Clever Game

Carnivores: Dinosaur Hunter HD is a solid remastering of Carnivores 2, a dinosaur hunting simulation game originally released for the PC in 1999. While the pacing and lack of story render the game incapable of competing with modern shooters, that doesn’t seem to be the game’s aim. Instead, Carnivores: Dinosaur Hunter HD is about breathing life back into a genre long extinct.

In Carnivores you play as a space-faring hunter who has caught wind of a planet full of dinosaurs. Before descending to bestow your taxidermist wrath upon the unsuspecting reptiles, you have your choice of stages, weapons and perks. Weapons and perks are unlocked using the game’s currency, which is accrued by bagging dinosaurs. Perks are indispensable for tracking and remaining concealed from dinosaurs. Stages are unlocked using trophy points, which serve only to unlock more stages and signify your leader-board ranking. You get more cash and trophy points for killing better quality dinosaurs, which is largely dependent upon the weight of the beasts. You can save trophies from your hunts, in the form of stuffed and mounted dinosaurs, if you buy a license for a particular breed prior to embarking.

Carnivores is a surprisingly relaxing game at its core. The alien landscape has been lovingly remastered. Certain stages are picturesque at dawn and dusk, but foreboding when a layer of fog is applied. The opening stages, which are free of carnivores, are pleasing to explore. Pterodactyls circle overhead and perpetually startled Gallimimus skitter past you. The accompaniment of certain ambient sounds, like a waterfall or birds chirping in trees, make the sometimes plodding speed of the game, in which you can go for minutes without seeing a dinosaur, not only bearable but enjoyable.

Adding to the laid-back nature of the game, failure is downplayed to the point that you might not realize you had died on a hunt unless you were paying close attention. When a predatory dinosaur tracks you down the screen simply fades to black. You’re not forced to view your gory dismemberment. There’s no “game over” or “you died” screen dripping with blood. It’s a very civil affair, your evisceration. Carnivores philosophy on death can be summed up by a tip frequently seen on loading screens: “Got yourself killed? No worries, just try again.” The game even counts all the kills you got during a round in which you die. If you’re paying attention, though, you’d be hard-pressed to actually die. The evacuation mechanic, the only way to leave a hunting ground besides death, is instantaneous. You can beam yourself out of trouble at a moment’s notice. The only truly stressful moments in Carnivores arise when you have to mark a dinosaur as a confirmed kill, which happens automatically when you get close to a downed dinosaur, and you never know what might have been alerted by your gunshots.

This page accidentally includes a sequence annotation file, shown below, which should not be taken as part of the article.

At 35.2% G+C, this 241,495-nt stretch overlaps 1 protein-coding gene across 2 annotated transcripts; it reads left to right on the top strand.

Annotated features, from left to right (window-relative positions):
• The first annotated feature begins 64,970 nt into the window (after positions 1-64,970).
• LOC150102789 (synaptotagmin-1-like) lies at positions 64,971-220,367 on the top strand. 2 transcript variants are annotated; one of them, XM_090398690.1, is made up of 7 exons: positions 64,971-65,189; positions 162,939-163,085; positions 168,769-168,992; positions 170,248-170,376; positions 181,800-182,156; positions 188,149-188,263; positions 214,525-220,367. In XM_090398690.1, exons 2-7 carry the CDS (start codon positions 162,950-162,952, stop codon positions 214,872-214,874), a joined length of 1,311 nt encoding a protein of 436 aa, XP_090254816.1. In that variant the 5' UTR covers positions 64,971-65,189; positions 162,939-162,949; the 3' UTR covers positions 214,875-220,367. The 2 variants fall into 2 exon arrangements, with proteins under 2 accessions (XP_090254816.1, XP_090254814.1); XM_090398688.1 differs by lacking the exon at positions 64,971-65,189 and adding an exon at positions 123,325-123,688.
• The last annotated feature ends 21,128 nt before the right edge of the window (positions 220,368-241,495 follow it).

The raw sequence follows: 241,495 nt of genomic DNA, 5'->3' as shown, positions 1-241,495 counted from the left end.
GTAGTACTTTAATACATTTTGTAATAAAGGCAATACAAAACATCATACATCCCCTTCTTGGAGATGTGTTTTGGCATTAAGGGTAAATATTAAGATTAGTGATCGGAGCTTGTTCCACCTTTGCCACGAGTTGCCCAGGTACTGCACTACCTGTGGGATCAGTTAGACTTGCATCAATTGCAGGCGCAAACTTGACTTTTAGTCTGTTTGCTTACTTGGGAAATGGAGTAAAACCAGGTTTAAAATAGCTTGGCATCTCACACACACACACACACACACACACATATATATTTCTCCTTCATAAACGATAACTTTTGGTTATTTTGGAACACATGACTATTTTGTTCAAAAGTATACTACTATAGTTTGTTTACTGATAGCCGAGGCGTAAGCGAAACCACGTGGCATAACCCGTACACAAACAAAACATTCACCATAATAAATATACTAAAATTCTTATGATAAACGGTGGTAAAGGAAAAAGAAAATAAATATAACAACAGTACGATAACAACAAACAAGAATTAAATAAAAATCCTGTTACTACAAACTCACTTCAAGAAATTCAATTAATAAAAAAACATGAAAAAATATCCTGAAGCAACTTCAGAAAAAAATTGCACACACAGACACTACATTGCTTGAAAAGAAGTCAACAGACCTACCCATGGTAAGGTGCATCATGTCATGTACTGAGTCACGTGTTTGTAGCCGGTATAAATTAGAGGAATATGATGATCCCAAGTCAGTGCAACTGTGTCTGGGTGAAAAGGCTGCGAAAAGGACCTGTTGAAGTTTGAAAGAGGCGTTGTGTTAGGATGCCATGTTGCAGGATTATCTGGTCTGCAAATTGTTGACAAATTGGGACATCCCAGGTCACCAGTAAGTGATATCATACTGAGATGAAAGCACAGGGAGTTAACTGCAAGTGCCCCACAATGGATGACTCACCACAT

The more zen-like moments of Carnivores can sometimes be disrupted by the game’s sloppy sound design. While it’s clear that the game was meant to include ambient noises appropriate for the jungle setting — the sound of insects buzzing and frogs croaking — the effect is sometimes ruined by the cacophonous volume and sheer abruptness with which these sounds present themselves.

Imagine you are concealed in the dense jungle grasses, stealthily hunting an Ankylosaurus. You raise your weapon, hold your breath, take aim for the heart, and are about to pull the trigger when the sound of bees, thousands of bees, explodes into existence all around you. You whirl, startled, not sure if you’ve triggered an environmental trap or if you’re just having an Animal Crossing flashback. You do an alarmed little dance in the grass. By the time you’ve realized that the bees are just a sound effect gone mad, your quarry has escaped, likely musing on what a weird person you are. That was how my first hunt in Carnivores went. After a while I was no longer alarmed by the surprise auditory onslaughts, I just found them annoying.

There are some visual issues with Carnivores, as well. Rocks and other landscape features will sometimes fizzle out of existence if you’re not looking at them dead-on. The propellers on your spaceship, which house the trophies you collect and supposedly hover in the atmosphere, don’t move. Perhaps there are performance reasons for the fizzling rocks. Perhaps there are very scientific reasons relating to my spaceship and its ability to stay aloft in the absence of seemingly essential mechanisms. But when taken as a whole the issues in Carnivores make a fairly good budget game look all the more budget.

A lot has changed in games since Carnivores 2 came out, which has the effect of making Carnivores: Dinosaur Hunter HD feel like a game out of time. There are no world-ending machines to shut down or undead plagues to beat back. There are no terrorists. There is no socially awkward, nerdy engineer sidekick or  an exhausting, buxom love interest. It’s just you, an island, and some dinosaurs that occasionally want to eat you.

As someone who played a good deal of Carnivores 2 when it was released, it’s good to see a port do right by the original spirit of the game by not adding any of the aforementioned fodder. It’s a little broken, no doubt, but I’m still drawn to it. I can’t recommend Carnivores: Dinosaur Hunter HD  to everyone, but if you feel like you’re in need of a palate cleanser then this might be the right game for you at the right time.